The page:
The deposition and polymerization of laminin in the basement membrane is regulated by transmembrane cell-surface receptors [33], raising the possibility that these transmembrane receptors could be required for ectopic laminin 111 expression at 3.5 dpf in spns1−/− mutants. In addition, mutations in laminin 211 or either of the two main transmembrane receptors that bind to laminin 211, dystroglycan (dag1) and integrin alpha 7 (itga7), result in muscular dystrophy [34,35]. Although laminin 111 is the developmental isoform, exogenous laminin 111 can decrease muscle degeneration when adhesion to laminin 211 is disrupted [35,36]. We hypothesized that: (1) re-expression of laminin 111 could be a compensatory mechanism to combat muscle degeneration that occurs in spns1−/− mutants, and (2) either dag1 or itga7 could be required for ectopic laminin 111 expression in spns1−/− mutants. We first tested these hypotheses by generating dag1; spns1 double mutants. Expression of laminin 111 in dag1 mutants was similar to wild-type embryos: laminin 111 was robustly concentrated at the MTJ during initial muscle development (Figure 4A) and downregulated by 3 dpf (Figure 4B). This downregulation was maintained at 3.5 dpf (Figure 4C). In contrast, although laminin 111 expression was absent at 3 dpf in dag1; spns1−/− double mutants (Figure 4E), laminin 111 was re-expressed by 3.5 dpf (Figure 4(F1)). This result indicated that dystroglycan was not necessary for re-expression of laminin 111 in spns1−/− mutants. In addition, the spns1−/− phenotype was not exacerbated by lack of dystroglycan. Together, these data suggest that dystroglycan did not genetically interact with Spinster.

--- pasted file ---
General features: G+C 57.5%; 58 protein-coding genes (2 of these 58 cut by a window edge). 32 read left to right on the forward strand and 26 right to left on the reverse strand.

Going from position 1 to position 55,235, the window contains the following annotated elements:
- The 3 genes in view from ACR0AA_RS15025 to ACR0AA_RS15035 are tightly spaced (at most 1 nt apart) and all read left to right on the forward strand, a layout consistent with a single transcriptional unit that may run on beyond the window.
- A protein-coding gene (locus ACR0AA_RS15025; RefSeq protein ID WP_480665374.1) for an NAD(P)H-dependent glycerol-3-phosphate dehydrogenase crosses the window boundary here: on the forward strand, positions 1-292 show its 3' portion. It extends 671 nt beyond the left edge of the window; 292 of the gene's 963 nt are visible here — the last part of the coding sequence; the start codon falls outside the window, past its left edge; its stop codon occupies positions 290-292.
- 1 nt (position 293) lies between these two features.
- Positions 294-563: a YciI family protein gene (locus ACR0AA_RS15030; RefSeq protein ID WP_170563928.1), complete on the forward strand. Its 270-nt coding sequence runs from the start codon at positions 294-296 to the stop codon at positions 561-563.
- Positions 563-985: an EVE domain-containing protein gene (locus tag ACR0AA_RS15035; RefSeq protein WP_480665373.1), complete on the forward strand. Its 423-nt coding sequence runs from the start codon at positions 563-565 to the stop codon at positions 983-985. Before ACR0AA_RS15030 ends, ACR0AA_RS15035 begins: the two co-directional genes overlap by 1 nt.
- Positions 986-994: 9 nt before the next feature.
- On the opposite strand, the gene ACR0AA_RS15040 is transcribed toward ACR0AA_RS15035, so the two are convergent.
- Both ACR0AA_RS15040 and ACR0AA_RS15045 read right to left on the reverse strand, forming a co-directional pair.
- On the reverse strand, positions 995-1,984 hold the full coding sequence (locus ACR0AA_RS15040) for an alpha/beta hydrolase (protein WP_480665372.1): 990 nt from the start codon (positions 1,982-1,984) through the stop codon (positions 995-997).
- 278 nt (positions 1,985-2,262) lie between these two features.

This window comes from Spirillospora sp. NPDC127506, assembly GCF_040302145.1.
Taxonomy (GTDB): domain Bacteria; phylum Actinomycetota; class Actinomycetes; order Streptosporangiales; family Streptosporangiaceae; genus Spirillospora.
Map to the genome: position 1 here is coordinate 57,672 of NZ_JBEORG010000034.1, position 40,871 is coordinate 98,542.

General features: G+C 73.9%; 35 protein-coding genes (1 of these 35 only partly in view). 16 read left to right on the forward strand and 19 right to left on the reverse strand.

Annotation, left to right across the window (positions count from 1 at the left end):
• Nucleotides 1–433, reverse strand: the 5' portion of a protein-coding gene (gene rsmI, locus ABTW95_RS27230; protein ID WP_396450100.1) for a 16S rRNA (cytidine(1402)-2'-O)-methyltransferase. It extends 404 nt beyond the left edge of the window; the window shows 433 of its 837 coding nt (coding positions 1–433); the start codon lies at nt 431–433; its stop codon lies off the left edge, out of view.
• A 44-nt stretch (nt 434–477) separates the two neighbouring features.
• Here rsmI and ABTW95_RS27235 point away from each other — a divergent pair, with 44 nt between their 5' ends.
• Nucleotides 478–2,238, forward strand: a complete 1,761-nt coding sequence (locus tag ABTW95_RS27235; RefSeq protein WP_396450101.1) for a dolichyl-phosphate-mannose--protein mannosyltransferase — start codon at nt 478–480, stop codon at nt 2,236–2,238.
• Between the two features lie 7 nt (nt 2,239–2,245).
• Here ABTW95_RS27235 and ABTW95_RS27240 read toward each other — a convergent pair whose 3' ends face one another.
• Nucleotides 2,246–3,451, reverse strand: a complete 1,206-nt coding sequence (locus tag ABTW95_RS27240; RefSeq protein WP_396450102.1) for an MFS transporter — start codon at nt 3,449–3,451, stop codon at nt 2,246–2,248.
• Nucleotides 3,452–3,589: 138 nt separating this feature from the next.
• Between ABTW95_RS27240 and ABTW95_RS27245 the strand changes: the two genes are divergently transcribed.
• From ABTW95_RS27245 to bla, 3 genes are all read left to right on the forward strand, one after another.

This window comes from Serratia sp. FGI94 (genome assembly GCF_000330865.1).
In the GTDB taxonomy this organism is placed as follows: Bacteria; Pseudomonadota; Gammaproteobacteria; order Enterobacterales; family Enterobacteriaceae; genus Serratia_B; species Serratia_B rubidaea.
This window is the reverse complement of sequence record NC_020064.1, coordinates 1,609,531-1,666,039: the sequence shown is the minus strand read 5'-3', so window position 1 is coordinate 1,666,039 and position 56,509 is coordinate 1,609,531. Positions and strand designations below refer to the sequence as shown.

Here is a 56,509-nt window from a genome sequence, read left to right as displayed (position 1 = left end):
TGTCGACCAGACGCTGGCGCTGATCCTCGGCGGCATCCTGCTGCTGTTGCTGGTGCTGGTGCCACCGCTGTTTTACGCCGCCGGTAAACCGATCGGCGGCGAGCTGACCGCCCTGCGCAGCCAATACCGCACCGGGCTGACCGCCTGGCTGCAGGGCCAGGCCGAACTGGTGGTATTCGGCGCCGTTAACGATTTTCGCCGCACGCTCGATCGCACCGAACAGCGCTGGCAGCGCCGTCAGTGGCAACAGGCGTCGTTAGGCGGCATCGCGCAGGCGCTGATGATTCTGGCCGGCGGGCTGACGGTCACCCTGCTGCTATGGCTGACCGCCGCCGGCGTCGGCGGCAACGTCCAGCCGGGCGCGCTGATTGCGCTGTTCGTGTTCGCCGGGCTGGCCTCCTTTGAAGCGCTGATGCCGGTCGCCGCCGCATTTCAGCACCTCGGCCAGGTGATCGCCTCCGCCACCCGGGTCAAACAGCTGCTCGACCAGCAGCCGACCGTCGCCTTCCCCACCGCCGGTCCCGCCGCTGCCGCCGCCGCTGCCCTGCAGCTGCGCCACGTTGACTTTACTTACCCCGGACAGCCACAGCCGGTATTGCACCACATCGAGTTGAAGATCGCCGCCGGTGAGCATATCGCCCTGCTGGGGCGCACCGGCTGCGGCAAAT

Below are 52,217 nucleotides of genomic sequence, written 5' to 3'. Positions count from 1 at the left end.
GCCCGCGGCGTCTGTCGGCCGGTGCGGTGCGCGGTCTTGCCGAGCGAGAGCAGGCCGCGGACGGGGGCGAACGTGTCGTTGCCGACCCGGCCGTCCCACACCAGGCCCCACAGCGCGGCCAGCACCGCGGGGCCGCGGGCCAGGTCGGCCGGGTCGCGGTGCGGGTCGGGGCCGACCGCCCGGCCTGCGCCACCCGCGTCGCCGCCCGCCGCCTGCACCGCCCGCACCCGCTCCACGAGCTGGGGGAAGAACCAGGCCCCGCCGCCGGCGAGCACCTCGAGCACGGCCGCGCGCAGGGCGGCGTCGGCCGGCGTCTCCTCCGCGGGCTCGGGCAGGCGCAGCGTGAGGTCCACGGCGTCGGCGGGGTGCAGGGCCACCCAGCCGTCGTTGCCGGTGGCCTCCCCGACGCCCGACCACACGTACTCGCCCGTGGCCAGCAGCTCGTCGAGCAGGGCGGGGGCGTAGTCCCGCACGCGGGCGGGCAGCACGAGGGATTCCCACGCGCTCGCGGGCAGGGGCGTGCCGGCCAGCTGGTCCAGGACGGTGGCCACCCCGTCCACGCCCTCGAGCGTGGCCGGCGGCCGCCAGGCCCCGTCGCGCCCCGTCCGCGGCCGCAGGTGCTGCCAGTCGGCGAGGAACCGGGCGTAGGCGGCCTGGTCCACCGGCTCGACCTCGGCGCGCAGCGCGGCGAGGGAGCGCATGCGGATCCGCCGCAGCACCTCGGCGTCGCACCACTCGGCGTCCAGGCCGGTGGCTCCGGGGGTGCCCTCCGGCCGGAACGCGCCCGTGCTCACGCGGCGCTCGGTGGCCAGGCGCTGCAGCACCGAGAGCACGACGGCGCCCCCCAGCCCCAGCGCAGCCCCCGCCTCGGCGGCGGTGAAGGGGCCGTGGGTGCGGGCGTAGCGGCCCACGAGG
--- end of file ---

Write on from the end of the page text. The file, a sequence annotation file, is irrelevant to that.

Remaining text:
3.5. The Laminin Receptor Integrin α7 Contributed to Muscle Homeostasis in spns1−/− Mutants